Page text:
My phone doesn't do photos. I can probably download ringtones, but since I prefer "vibrate," it doesn't matter. I can't browse the web with it. I guess it's what Alton Brown would call a "uni-tasker."

  7. #7

    Default Re: Cell phone etiquette (or not)

    More of a safety tip rather than etiquette, but,.....

    If you have a child in school who brings his/her cell phone and they call you to call the office during a school lockdown to find out what is going on, don't call unless it is absolutely necessary.

    School offices aren't telemarketing centers. Most only have 1 or 2 outside lines. A bunch of parents calling the school merely out of curiosity could end up tying up the phone lines and preventing an important call from coming through, like the police or fire dept.

  8. #8

    Default Re: Cell phone etiquette (or not)

    My cell phone allows me to be employed, but not have to be sitting in an office all day. My cell phone is a tool that allows me to work, but still make all of my children's school events, attend all of their performances, and attend their after school sports competitions. My boss knows that I am just a phone call away, and that if really needed I can be easily reached. For me, my cell phone allows me the freedom to be a great employee while at the same time be a great parent.

    And before someone asks, I keep my ringer on "vibrate" so as to not disturb others during performances, etc. And, if I need to talk, I quietly ask the caller to "hold on a minute" and I leave the populated area, going to where I can talk without disturbing others. Matter of fact, sometimes I simply answer the phone by connecting to the call and not saying a word, and then walk outside, before I ever even say "hello".

    My cell phone is not evil. My kids love that I can be working but am just a call away. My boss likes that I can take time away from my desk but am still available if needed. Win-Win for me.
    Now run along and play, but donít get into trouble.

  9. #9
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    Default Re: Cell phone etiquette (or not)

    I resisted getting a cell phone for a long time, but when I started traveling a lot I finally caved, because trying to find a pay phone in a strange city during an emergency is too stressful. Since I live alone, there's no point paying two phone bills, so the cell phone became my primary phone. I kept my Ohio phone number when I moved to Hawaii so that my mom, who doesn't have free long distance, would still be able to call me.

    However, I do have certain rules about cell phone use. I'm an iPhone geek, and I love my various apps, but I won't play with my phone when I'm supposed to be spending time with other people unless they too are also playing with their phones. I won't take calls when I'm with someone else unless it's important, and I don't like to talk on the phone around other people, such as at the bus stop. And I definitely don't talk on the phone in the bathroom, that's just gross.

  10. #10
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    Default Re: Cell phone etiquette (or not)

    Quote Originally Posted by tutusue View Post
    There are now unlimited cell phone plans so the dislikes you list above are no longer a monetary issue with the right plan.!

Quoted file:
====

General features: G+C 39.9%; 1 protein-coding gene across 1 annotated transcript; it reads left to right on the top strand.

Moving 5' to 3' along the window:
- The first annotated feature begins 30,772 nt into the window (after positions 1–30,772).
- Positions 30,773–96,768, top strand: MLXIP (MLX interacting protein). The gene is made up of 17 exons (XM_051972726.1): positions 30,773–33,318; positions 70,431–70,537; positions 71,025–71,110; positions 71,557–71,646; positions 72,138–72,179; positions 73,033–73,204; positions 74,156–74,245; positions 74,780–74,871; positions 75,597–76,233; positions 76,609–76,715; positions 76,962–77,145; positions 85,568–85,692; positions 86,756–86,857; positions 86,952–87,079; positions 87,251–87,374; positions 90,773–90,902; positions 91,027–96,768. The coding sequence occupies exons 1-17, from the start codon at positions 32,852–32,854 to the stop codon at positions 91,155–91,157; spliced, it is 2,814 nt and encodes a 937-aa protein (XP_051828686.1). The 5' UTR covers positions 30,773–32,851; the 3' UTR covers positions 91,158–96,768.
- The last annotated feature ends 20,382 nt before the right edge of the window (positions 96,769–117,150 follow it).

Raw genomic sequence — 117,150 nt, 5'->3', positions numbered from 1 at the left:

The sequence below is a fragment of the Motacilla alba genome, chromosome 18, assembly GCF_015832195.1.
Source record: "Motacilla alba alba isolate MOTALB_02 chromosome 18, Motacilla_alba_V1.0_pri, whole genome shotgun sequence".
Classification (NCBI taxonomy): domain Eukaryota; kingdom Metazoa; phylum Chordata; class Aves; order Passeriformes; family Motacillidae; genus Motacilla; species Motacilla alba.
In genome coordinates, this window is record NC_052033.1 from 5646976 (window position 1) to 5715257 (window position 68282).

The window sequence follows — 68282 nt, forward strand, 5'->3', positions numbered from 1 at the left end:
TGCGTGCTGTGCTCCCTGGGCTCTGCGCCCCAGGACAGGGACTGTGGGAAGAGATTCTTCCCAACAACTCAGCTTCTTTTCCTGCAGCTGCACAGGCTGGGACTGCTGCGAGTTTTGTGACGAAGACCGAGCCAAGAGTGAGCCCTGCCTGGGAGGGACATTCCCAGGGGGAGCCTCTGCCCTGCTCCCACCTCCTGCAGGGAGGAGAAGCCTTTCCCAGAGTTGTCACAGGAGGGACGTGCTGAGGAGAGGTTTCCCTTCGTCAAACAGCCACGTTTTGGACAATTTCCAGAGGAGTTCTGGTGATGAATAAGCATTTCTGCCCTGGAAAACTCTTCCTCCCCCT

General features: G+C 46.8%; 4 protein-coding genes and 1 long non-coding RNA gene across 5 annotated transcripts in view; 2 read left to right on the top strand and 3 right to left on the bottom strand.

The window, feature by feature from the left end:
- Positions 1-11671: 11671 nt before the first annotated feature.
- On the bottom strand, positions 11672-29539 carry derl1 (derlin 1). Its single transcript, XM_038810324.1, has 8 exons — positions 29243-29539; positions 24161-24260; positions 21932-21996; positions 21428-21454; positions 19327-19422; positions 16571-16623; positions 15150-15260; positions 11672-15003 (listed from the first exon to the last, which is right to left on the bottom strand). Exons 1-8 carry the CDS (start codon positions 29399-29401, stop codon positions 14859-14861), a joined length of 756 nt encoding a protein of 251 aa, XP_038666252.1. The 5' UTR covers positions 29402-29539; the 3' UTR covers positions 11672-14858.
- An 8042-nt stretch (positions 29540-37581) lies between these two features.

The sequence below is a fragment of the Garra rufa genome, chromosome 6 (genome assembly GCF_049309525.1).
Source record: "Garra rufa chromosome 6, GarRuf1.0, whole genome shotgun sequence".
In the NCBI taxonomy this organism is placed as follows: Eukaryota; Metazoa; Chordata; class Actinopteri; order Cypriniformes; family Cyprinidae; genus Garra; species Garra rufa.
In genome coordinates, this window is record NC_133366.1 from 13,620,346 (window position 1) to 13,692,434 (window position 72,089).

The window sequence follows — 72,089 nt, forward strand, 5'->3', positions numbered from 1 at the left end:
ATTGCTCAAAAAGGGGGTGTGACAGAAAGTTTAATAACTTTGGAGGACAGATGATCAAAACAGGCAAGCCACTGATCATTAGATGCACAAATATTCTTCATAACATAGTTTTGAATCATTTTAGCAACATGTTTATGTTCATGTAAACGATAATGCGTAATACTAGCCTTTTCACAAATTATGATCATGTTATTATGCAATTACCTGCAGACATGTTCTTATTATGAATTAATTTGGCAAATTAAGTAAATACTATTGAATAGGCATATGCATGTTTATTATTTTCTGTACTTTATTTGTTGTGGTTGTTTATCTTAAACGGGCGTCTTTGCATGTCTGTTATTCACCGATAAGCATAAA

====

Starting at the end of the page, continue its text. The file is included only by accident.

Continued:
None of the plans I have ever seen were not somehow connected to minutes, and definitely all are tied to a contract of some sort and more expensive than just a basic landline where you don't ever have to think about minutes, quotas, contracts or whatever for a local call.
    I'm still here. Are you?

  11. #11
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    Default Re: Cell phone etiquette (or not)

    i know a lot of people don't like it when others talk on their cell phones in public. that doesn't really bother me... i can usually tune it out, unless they are talking too loud.

    what bugs me is when i am helping a client in my workplace, and they insist on taking a call. i don't mind if they just want to check who it is, or if it's short, but many will conduct a lengthy business call and expect me to wait. sometimes, i just sit there and stare at them the whole time, and other times i will walk away. i've also interrupted a couple of people, told them to leave and come back when they're ready, since there are others waiting that require my service.

  12. #12
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    Default Re: Cell phone etiquette (or not)

    Quote Originally Posted by mel View Post
    None of the plans I have ever seen were not somehow connected to minutes, and definitely all are tied to a contract of some sort and more expensive than just a basic landline where you don't ever have to think about minutes, quotas, contracts or whatever for a local call.
    I saw a commercial last nite for Verizon that showed a nationwide, unlimited talk plan for $69.99. Since i'm already on a similar plan with AT&T, I didn't check it out but others might want to.
    "Democracy is the only system that persists in asking the powers that be whether they are the powers that ought to be."
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    Default Re: Cell phone etiquette (or not)

    Quote Originally Posted by anapuni808 View Post
    I saw a commercial last nite for Verizon that showed a nationwide, unlimited talk plan for $69.99. Since i'm already on a similar plan with AT&T, I didn't check it out but others might want to.